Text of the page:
It’s not just Chrysler from an earlier post this week that went mad for a bit. The French have a history of going berserk, automotively speaking, with even Renualt – who currently manufacture nothing but boring crossovers – having moments of insanity. This is their best.

The Renault 5 was an excellent city car. Front-wheel-drive, well packaged, safely slow. Not a rally car then. But Renault wanted to go rallying, and thus they took their aforementioned econo-box, removed the engine, turbocharged it, and then put it back in where the rear seats used to be. And let it power the rear wheels instead.

The result was the Renault 5 Turbo, a wild mid-engined super-hatch designed to go rallying, with just under 5,000 across two generations also produced for the road. Road cars made a healthy-for-the-time 160bhp, but in rally trim the R5 Turbo could make almost 400bhp (from just 1.4 litres!), and won the Monte Carlo Rally at the first attempt in 1981.

The spectacular Technic model pictured here is a recreation of the road going R5 Turbo, as built by TLCB Master MOCer Lachlan Cameron (aka Lox Lego). Featuring remote control drive and steering, LED lights, working suspension, opening doors, front trunk and tailgate, and – of course – a mid-mounted engine, Lachlan’s creation captures Renault’s moment of madness brilliantly, and there’s a whole lot more of it to see at his ‘Renault Turbo R5’ album on Flickr.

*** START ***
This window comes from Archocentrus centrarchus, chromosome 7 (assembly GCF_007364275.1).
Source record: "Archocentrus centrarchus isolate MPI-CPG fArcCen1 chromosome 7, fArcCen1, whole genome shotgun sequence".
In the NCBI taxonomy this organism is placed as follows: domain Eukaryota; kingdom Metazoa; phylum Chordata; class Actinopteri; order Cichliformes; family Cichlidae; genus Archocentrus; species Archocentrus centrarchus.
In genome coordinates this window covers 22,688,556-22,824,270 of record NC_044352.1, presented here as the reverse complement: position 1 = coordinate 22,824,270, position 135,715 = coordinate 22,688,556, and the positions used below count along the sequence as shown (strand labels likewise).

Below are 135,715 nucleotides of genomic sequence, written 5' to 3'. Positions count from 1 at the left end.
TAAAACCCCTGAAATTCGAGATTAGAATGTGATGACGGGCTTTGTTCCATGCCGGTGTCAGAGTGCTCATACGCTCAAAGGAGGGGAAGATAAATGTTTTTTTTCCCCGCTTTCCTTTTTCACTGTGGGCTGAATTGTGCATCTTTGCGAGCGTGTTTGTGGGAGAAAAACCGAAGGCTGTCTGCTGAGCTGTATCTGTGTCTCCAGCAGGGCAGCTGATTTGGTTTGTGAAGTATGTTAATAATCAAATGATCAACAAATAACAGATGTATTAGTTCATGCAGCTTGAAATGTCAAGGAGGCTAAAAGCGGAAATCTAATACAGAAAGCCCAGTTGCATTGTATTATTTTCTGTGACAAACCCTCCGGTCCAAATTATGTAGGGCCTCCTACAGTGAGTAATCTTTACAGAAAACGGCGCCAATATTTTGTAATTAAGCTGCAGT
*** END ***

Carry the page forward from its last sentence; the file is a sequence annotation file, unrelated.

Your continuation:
Click the second link above to make the jump to all the images, and the first to read how Lachlan creates his amazing models like this one.

Cream Dream

Things this TLCB Writer would like; More sleep, better hair, Jennifer Lawrence’s phone no., and a modified Toyota FJ60-Series Land Cruiser.

Whilst the first three aren’t going to happen any time soon we do have the latter here today, courtesy of regular bloggee 1saac W, whose superb brick-built FJ60 – suitably modified for overland adventures – is an absolute dream car.

Big tyres, a bull-bar, a roof cage, and a snorkel make the already awesome FJ60 even cooler, and you can check out 1saac’s brilliant build on Flickr via the link above.

Black Russian

Luxury cars behind the Iron Curtain were not a common sight, thanks to the automotive drudgery created by Communism. Which was probably a relief to most citizens, as the sight of one could mean things were about to get very unpleasant indeed. Fortunately there are no KGB agents (or bodies)* in Legostalgie‘s wonderful recently upgraded Volga GAZ-24, and there’s more to see of his splendid creation on Flickr.